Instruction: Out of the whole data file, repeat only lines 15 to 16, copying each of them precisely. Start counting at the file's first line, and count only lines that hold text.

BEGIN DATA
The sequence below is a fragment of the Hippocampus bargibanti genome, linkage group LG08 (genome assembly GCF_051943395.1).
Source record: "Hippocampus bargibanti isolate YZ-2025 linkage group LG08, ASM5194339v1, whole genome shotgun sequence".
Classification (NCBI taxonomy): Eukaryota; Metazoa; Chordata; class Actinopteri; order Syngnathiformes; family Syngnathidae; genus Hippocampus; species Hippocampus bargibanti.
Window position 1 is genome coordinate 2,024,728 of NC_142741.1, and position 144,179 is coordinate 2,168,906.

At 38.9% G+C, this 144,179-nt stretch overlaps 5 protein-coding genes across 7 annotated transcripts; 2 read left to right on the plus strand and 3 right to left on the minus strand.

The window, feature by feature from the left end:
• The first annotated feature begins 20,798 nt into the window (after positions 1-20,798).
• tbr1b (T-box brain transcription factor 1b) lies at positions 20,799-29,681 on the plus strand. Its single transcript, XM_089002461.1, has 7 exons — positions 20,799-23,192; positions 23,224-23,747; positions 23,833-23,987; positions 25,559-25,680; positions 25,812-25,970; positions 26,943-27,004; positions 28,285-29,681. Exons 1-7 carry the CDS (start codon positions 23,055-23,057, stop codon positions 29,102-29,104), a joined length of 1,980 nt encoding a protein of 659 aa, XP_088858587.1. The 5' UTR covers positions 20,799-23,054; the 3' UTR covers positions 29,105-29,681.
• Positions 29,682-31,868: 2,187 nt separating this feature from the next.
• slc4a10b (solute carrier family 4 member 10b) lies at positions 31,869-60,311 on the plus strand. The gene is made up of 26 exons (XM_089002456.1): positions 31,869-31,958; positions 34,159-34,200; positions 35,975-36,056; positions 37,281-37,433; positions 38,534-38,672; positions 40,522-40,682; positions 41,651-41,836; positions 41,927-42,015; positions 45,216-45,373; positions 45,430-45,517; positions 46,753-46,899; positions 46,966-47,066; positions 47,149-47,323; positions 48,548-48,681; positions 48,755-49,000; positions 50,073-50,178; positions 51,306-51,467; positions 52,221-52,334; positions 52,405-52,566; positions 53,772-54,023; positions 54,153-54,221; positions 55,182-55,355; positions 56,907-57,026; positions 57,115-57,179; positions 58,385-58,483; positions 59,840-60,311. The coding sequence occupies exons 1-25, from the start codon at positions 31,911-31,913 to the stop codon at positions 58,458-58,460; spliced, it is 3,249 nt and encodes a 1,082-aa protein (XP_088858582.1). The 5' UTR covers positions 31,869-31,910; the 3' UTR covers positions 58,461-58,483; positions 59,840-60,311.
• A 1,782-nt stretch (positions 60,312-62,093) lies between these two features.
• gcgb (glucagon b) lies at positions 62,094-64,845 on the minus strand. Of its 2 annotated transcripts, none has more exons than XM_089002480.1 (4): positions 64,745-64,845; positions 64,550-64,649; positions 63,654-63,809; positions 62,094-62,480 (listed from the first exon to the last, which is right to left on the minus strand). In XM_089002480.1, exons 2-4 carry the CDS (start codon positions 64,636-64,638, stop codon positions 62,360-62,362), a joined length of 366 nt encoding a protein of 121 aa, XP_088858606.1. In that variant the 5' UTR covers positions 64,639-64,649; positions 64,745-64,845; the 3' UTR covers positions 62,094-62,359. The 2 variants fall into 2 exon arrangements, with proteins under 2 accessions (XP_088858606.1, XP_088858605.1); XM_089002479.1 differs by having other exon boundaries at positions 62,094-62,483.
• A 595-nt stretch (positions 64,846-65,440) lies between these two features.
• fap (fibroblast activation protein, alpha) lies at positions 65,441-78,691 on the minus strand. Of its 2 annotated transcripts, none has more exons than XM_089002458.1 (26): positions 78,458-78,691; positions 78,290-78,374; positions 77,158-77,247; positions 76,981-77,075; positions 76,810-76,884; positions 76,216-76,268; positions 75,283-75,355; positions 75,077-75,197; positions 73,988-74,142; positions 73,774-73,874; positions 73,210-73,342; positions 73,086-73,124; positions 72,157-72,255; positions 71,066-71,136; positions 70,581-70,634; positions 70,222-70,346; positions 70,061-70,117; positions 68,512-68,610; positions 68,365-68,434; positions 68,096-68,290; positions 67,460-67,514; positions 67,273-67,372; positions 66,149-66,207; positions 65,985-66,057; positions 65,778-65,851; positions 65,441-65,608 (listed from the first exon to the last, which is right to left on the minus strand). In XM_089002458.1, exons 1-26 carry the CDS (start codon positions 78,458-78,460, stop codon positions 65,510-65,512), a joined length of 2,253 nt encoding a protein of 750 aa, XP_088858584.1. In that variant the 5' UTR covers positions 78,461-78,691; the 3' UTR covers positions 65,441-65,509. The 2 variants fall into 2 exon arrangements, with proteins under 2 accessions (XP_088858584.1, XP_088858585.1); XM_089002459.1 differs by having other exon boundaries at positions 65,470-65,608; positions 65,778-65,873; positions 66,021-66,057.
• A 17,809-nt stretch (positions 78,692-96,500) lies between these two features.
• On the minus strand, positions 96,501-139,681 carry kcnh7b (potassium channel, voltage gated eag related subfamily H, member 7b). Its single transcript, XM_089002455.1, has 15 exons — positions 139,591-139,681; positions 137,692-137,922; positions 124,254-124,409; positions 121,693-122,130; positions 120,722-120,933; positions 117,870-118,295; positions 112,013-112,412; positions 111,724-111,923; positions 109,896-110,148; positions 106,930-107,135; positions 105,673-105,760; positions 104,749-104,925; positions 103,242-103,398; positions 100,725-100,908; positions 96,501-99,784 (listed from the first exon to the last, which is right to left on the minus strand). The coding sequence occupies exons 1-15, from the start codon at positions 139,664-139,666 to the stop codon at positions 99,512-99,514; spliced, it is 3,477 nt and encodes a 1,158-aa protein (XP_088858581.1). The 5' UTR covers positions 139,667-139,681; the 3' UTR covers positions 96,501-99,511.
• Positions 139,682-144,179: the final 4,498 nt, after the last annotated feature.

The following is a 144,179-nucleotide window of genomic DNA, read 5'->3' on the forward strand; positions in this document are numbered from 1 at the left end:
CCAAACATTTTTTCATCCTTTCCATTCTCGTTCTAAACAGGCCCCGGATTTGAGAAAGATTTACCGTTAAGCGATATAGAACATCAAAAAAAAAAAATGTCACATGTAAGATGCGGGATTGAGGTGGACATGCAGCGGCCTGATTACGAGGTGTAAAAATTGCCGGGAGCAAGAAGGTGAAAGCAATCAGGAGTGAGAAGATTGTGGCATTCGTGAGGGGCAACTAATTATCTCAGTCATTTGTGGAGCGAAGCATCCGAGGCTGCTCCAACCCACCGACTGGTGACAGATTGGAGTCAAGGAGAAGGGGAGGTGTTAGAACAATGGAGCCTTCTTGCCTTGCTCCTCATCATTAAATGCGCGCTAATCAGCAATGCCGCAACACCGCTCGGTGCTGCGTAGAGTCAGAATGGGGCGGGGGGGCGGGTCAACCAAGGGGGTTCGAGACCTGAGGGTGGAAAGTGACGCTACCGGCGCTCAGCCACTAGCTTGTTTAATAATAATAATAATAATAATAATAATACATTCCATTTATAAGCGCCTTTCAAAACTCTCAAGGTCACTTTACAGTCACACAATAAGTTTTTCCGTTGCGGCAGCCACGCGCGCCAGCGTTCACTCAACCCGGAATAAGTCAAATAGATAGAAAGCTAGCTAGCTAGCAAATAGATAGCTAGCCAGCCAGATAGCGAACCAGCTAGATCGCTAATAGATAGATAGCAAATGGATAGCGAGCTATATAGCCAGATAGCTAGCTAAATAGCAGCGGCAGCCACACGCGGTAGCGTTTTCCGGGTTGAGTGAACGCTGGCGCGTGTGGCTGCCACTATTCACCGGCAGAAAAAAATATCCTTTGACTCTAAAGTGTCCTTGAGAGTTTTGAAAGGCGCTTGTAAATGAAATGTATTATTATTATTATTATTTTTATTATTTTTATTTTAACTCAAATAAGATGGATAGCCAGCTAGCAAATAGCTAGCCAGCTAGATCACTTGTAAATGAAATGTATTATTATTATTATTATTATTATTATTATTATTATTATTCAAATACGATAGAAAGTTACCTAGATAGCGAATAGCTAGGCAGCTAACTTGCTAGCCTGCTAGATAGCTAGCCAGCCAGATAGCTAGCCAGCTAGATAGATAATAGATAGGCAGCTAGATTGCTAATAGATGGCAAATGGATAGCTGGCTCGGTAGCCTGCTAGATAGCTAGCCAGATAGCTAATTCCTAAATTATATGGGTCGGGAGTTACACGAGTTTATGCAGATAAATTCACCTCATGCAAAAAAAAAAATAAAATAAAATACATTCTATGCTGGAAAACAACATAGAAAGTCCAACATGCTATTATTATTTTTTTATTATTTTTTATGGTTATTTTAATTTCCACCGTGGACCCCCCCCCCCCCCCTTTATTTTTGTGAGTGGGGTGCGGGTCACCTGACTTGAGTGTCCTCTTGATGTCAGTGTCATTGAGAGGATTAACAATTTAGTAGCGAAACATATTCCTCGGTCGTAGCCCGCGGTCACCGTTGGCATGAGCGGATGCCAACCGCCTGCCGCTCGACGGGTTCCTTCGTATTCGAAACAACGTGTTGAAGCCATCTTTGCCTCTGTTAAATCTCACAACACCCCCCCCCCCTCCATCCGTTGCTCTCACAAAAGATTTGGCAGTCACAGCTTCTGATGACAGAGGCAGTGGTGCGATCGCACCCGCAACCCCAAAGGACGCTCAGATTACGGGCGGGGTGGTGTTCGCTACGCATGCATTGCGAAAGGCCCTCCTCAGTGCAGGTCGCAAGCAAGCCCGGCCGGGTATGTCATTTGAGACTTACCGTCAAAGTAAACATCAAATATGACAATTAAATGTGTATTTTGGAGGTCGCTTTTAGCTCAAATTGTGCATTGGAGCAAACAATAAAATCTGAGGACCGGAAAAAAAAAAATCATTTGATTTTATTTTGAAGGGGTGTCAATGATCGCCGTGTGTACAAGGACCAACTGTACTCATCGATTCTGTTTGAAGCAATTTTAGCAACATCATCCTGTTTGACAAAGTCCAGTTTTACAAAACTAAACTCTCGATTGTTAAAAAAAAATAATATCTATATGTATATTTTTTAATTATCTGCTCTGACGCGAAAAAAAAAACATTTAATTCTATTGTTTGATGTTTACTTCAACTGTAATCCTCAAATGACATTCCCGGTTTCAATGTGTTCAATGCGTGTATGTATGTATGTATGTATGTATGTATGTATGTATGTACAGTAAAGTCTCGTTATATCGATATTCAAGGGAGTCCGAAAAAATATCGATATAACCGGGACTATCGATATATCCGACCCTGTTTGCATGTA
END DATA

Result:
• A 17,809-nt stretch (positions 78,692-96,500) lies between these two features.
• On the minus strand, positions 96,501-139,681 carry kcnh7b (potassium channel, voltage gated eag related subfamily H, member 7b). Its single transcript, XM_089002455.1, has 15 exons — positions 139,591-139,681; positions 137,692-137,922; positions 124,254-124,409; positions 121,693-122,130; positions 120,722-120,933; positions 117,870-118,295; positions 112,013-112,412; positions 111,724-111,923; positions 109,896-110,148; positions 106,930-107,135; positions 105,673-105,760; positions 104,749-104,925; positions 103,242-103,398; positions 100,725-100,908; positions 96,501-99,784 (listed from the first exon to the last, which is right to left on the minus strand). The coding sequence occupies exons 1-15, from the start codon at positions 139,664-139,666 to the stop codon at positions 99,512-99,514; spliced, it is 3,477 nt and encodes a 1,158-aa protein (XP_088858581.1). The 5' UTR covers positions 139,667-139,681; the 3' UTR covers positions 96,501-99,511.